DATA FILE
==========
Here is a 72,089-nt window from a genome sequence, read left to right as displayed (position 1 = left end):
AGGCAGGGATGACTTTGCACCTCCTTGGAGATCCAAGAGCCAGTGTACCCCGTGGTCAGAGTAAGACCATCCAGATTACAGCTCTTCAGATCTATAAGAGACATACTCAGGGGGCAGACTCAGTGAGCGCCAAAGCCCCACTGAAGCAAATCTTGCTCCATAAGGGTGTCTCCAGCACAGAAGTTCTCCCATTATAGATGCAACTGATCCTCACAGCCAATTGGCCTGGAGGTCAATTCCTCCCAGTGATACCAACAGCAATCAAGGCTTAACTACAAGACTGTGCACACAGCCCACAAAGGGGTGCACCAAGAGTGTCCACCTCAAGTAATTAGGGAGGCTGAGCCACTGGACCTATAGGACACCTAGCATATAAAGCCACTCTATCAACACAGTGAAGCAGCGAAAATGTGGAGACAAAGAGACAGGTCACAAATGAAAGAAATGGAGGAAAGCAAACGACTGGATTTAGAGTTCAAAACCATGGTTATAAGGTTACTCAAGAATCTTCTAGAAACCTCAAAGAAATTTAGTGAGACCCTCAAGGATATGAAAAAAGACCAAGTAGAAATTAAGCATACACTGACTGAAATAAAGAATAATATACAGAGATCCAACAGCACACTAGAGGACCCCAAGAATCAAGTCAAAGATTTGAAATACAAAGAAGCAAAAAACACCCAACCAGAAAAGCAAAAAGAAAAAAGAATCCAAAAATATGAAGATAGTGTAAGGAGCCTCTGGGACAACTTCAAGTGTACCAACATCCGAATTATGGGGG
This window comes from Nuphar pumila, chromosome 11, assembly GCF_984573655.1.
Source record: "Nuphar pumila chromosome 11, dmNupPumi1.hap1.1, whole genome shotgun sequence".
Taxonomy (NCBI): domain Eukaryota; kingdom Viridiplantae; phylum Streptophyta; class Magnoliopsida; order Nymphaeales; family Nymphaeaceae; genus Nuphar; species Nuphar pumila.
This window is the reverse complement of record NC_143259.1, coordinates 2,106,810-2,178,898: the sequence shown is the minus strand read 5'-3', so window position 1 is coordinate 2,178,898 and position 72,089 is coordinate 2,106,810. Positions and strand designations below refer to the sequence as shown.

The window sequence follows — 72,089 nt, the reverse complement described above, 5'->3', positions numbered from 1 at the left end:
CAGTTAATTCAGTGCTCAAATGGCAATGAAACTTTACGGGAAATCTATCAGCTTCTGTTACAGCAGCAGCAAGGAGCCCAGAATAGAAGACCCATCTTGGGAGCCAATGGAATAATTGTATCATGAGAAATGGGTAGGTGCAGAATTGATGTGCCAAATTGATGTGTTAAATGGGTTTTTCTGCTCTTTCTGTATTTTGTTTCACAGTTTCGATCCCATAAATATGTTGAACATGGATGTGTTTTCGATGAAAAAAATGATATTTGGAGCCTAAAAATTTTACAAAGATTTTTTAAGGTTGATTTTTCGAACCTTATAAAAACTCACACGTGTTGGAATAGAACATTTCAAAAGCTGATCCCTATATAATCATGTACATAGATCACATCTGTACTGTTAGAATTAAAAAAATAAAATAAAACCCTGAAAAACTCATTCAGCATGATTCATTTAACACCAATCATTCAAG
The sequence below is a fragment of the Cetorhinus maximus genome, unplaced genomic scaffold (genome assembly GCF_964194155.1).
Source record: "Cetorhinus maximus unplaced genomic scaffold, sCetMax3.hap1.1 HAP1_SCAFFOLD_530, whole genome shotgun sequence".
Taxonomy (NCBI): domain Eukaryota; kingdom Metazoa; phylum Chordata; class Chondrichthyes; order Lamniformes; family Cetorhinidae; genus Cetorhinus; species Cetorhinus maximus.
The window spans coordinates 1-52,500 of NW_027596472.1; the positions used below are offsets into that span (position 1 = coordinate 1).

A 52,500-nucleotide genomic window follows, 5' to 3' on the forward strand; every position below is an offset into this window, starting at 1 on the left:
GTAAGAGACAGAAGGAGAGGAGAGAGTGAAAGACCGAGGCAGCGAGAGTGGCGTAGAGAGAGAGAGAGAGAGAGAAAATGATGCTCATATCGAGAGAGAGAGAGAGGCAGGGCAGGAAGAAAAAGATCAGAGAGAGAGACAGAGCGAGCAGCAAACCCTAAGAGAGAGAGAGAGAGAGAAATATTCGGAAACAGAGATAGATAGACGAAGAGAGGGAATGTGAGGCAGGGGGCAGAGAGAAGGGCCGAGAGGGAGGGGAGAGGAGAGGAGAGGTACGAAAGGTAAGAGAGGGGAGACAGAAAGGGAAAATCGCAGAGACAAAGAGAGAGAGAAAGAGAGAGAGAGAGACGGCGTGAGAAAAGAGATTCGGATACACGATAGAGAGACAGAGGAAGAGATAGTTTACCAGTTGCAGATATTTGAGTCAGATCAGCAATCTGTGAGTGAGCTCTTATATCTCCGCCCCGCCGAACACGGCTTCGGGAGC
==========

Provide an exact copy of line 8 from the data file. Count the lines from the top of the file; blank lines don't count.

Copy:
CAGTTAATTCAGTGCTCAAATGGCAATGAAACTTTACGGGAAATCTATCAGCTTCTGTTACAGCAGCAGCAAGGAGCCCAGAATAGAAGACCCATCTTGGGAGCCAATGGAATAATTGTATCATGAGAAATGGGTAGGTGCAGAATTGATGTGCCAAATTGATGTGTTAAATGGGTTTTTCTGCTCTTTCTGTATTTTGTTTCACAGTTTCGATCCCATAAATATGTTGAACATGGATGTGTTTTCGATGAAAAAAATGATATTTGGAGCCTAAAAATTTTACAAAGATTTTTTAAGGTTGATTTTTCGAACCTTATAAAAACTCACACGTGTTGGAATAGAACATTTCAAAAGCTGATCCCTATATAATCATGTACATAGATCACATCTGTACTGTTAGAATTAAAAAAATAAAATAAAACCCTGAAAAACTCATTCAGCATGATTCATTTAACACCAATCATTCAAG